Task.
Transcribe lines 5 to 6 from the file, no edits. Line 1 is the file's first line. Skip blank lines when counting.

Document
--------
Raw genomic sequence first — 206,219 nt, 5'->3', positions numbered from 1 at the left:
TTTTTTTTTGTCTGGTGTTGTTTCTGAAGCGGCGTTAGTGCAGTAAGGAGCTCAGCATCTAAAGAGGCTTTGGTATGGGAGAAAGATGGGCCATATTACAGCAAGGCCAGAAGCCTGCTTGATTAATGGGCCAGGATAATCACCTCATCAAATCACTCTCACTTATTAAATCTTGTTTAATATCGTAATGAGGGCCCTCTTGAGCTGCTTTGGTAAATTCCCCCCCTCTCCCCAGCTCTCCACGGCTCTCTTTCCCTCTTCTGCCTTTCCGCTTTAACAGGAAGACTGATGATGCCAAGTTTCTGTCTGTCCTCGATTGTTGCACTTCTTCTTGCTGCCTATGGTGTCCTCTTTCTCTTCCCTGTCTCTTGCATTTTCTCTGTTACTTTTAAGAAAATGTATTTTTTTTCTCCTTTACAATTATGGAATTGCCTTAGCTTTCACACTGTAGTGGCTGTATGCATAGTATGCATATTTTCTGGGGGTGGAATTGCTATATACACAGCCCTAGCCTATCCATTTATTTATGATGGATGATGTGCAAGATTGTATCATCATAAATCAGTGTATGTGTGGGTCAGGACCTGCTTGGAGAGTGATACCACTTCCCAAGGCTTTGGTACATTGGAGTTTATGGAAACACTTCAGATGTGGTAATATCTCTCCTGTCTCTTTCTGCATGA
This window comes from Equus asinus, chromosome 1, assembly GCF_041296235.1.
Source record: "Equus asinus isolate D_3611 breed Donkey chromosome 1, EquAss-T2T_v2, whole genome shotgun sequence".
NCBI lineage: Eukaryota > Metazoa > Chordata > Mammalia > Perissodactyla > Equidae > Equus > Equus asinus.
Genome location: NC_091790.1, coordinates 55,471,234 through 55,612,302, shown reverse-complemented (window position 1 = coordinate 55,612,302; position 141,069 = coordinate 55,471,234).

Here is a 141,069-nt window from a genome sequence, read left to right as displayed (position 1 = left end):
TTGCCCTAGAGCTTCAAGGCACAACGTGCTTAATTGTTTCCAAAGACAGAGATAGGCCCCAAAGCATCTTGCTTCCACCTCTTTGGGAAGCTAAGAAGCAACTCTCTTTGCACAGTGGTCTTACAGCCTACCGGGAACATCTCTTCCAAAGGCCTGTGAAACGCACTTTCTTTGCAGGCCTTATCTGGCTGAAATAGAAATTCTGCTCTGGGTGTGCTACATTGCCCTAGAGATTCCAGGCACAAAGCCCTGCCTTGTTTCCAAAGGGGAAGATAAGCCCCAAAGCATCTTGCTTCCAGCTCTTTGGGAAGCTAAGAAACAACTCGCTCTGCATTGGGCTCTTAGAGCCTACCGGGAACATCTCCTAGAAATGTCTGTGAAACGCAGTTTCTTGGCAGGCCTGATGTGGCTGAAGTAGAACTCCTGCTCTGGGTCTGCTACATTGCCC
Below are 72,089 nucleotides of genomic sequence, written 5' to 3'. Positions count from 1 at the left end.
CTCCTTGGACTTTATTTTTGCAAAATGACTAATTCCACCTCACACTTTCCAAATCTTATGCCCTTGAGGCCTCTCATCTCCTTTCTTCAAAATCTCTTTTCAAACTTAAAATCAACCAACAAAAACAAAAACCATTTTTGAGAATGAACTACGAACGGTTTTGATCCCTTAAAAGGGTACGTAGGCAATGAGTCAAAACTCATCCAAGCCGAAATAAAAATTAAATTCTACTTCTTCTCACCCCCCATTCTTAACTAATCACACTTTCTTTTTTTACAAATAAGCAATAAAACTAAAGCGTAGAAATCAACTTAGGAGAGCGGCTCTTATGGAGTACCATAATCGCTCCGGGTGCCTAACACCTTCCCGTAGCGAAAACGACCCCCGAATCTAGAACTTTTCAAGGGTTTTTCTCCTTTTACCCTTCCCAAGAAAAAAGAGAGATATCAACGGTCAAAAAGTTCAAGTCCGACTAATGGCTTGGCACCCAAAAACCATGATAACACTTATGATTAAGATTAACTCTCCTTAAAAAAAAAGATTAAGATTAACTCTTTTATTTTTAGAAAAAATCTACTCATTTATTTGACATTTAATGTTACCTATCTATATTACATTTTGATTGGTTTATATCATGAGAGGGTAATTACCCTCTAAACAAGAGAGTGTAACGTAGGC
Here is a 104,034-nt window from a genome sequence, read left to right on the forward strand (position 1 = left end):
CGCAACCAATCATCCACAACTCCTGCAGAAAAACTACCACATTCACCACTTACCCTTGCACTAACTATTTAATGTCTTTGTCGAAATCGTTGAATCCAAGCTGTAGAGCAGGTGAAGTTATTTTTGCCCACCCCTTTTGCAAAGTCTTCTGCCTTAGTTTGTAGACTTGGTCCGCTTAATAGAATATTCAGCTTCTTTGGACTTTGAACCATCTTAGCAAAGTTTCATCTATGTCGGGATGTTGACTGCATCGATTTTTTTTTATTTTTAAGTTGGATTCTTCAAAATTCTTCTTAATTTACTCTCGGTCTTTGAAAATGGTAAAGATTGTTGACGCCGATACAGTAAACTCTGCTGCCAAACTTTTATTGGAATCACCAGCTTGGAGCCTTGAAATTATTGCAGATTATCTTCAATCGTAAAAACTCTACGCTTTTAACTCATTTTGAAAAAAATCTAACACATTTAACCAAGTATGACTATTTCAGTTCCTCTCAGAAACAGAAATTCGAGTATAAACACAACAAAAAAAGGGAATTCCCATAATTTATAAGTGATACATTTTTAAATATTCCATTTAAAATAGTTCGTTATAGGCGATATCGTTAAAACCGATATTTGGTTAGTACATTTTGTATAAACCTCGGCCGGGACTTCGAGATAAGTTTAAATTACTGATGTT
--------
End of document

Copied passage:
NCBI lineage: Eukaryota > Metazoa > Chordata > Mammalia > Perissodactyla > Equidae > Equus > Equus asinus.
Genome location: NC_091790.1, coordinates 55,471,234 through 55,612,302, shown reverse-complemented (window position 1 = coordinate 55,612,302; position 141,069 = coordinate 55,471,234).